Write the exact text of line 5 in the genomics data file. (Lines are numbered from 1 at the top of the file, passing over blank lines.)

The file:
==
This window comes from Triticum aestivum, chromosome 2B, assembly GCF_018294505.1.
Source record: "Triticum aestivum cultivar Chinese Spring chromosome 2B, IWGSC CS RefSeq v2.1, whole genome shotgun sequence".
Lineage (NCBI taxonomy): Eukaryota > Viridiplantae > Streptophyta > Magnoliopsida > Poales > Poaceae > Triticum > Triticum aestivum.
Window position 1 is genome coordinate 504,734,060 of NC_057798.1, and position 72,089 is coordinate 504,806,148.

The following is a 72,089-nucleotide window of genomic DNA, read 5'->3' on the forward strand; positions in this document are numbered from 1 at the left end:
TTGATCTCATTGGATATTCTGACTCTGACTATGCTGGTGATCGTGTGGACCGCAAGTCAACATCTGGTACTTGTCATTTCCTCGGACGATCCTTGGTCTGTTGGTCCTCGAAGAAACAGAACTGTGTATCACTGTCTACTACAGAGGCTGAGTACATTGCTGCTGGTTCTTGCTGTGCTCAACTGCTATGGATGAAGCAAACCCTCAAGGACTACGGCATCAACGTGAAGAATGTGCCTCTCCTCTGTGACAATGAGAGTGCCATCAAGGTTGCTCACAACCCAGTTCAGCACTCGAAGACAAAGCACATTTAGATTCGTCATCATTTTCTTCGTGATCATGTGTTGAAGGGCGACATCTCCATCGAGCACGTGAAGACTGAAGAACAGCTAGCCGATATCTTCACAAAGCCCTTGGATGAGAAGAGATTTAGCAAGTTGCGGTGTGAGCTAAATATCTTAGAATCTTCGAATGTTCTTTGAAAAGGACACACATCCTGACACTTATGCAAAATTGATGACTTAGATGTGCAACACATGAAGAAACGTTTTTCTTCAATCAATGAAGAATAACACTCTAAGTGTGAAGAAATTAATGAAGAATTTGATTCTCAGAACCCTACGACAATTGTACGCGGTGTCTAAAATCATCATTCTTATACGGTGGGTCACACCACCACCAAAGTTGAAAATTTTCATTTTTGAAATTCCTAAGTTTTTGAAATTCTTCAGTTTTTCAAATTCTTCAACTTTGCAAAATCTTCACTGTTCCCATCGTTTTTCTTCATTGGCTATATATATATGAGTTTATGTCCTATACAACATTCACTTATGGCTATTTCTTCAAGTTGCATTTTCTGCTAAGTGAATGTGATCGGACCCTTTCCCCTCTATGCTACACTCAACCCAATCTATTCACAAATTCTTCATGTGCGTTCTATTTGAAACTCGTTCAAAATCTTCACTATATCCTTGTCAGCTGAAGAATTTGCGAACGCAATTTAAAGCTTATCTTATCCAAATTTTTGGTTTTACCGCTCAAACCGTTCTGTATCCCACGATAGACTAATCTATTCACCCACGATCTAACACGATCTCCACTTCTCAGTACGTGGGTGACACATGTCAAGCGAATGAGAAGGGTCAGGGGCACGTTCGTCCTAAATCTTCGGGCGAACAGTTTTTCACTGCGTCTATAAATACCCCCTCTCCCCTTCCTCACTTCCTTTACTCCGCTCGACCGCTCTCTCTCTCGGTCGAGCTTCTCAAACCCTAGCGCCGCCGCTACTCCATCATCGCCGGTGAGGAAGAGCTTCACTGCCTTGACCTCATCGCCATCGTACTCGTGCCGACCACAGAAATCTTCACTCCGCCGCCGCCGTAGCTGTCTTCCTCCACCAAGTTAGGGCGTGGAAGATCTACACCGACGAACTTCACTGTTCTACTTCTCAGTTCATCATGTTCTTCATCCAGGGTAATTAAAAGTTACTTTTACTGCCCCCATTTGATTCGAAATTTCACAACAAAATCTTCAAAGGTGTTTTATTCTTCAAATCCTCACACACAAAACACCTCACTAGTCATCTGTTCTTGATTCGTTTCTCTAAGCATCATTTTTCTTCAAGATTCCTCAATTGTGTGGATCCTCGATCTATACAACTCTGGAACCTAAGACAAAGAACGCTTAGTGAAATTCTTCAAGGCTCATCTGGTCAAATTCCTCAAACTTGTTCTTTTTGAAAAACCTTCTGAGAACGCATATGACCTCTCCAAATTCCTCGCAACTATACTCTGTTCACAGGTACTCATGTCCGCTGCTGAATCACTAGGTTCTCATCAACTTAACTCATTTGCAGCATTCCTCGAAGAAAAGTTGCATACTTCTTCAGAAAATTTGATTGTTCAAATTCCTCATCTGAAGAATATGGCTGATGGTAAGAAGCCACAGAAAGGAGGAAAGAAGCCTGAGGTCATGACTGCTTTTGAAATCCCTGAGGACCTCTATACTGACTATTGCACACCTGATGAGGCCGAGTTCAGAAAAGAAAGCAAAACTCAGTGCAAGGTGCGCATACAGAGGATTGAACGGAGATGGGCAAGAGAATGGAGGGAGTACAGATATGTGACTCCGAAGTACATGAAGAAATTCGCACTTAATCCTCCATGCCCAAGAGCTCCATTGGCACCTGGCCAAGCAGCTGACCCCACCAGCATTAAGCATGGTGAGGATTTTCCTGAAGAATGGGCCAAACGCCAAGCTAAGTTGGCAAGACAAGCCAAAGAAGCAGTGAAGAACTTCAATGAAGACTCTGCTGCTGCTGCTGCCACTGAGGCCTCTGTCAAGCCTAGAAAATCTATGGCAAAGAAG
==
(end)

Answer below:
The following is a 72,089-nucleotide window of genomic DNA, read 5'->3' on the forward strand; positions in this document are numbered from 1 at the left end: